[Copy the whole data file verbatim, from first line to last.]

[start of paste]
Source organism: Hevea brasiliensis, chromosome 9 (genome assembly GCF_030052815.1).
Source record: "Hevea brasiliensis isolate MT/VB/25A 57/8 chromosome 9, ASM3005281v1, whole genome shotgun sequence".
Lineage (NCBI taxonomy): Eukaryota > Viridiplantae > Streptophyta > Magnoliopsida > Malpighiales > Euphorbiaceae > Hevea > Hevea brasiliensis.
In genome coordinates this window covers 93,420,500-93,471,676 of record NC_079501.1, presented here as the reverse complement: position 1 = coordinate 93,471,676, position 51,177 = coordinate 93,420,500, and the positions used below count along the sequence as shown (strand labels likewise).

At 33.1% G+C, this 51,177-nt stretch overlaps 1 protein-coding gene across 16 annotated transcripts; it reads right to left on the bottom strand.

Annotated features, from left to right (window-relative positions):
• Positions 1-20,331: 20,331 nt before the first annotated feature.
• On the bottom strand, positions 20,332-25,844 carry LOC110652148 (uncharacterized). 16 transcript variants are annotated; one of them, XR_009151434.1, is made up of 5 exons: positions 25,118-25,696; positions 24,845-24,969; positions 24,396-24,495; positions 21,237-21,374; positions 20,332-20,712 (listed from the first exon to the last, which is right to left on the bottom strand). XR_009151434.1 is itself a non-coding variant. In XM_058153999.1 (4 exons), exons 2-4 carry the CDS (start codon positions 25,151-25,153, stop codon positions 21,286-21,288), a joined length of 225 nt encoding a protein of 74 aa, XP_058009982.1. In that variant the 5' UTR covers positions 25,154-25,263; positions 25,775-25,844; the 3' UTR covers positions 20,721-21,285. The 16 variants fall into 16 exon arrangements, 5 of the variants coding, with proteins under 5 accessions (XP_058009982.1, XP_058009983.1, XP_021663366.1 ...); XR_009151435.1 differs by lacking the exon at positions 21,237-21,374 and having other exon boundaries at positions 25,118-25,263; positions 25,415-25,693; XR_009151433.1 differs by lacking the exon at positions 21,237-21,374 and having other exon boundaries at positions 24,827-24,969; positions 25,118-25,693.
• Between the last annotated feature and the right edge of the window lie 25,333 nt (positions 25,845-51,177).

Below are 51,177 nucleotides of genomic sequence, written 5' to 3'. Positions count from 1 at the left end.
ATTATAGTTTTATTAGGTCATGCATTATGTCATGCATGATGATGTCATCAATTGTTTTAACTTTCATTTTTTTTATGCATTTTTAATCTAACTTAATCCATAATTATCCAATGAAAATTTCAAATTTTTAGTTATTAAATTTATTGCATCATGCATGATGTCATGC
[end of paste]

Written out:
Source organism: Hevea brasiliensis, chromosome 9 (genome assembly GCF_030052815.1).
Source record: "Hevea brasiliensis isolate MT/VB/25A 57/8 chromosome 9, ASM3005281v1, whole genome shotgun sequence".
Lineage (NCBI taxonomy): Eukaryota > Viridiplantae > Streptophyta > Magnoliopsida > Malpighiales > Euphorbiaceae > Hevea > Hevea brasiliensis.
In genome coordinates this window covers 93,420,500-93,471,676 of record NC_079501.1, presented here as the reverse complement: position 1 = coordinate 93,471,676, position 51,177 = coordinate 93,420,500, and the positions used below count along the sequence as shown (strand labels likewise).

At 33.1% G+C, this 51,177-nt stretch overlaps 1 protein-coding gene across 16 annotated transcripts; it reads right to left on the bottom strand.

Annotated features, from left to right (window-relative positions):
• Positions 1-20,331: 20,331 nt before the first annotated feature.
• On the bottom strand, positions 20,332-25,844 carry LOC110652148 (uncharacterized). 16 transcript variants are annotated; one of them, XR_009151434.1, is made up of 5 exons: positions 25,118-25,696; positions 24,845-24,969; positions 24,396-24,495; positions 21,237-21,374; positions 20,332-20,712 (listed from the first exon to the last, which is right to left on the bottom strand). XR_009151434.1 is itself a non-coding variant. In XM_058153999.1 (4 exons), exons 2-4 carry the CDS (start codon positions 25,151-25,153, stop codon positions 21,286-21,288), a joined length of 225 nt encoding a protein of 74 aa, XP_058009982.1. In that variant the 5' UTR covers positions 25,154-25,263; positions 25,775-25,844; the 3' UTR covers positions 20,721-21,285. The 16 variants fall into 16 exon arrangements, 5 of the variants coding, with proteins under 5 accessions (XP_058009982.1, XP_058009983.1, XP_021663366.1 ...); XR_009151435.1 differs by lacking the exon at positions 21,237-21,374 and having other exon boundaries at positions 25,118-25,263; positions 25,415-25,693; XR_009151433.1 differs by lacking the exon at positions 21,237-21,374 and having other exon boundaries at positions 24,827-24,969; positions 25,118-25,693.
• Between the last annotated feature and the right edge of the window lie 25,333 nt (positions 25,845-51,177).

Below are 51,177 nucleotides of genomic sequence, written 5' to 3'. Positions count from 1 at the left end.
ATTATAGTTTTATTAGGTCATGCATTATGTCATGCATGATGATGTCATCAATTGTTTTAACTTTCATTTTTTTTATGCATTTTTAATCTAACTTAATCCATAATTATCCAATGAAAATTTCAAATTTTTAGTTATTAAATTTATTGCATCATGCATGATGTCATGC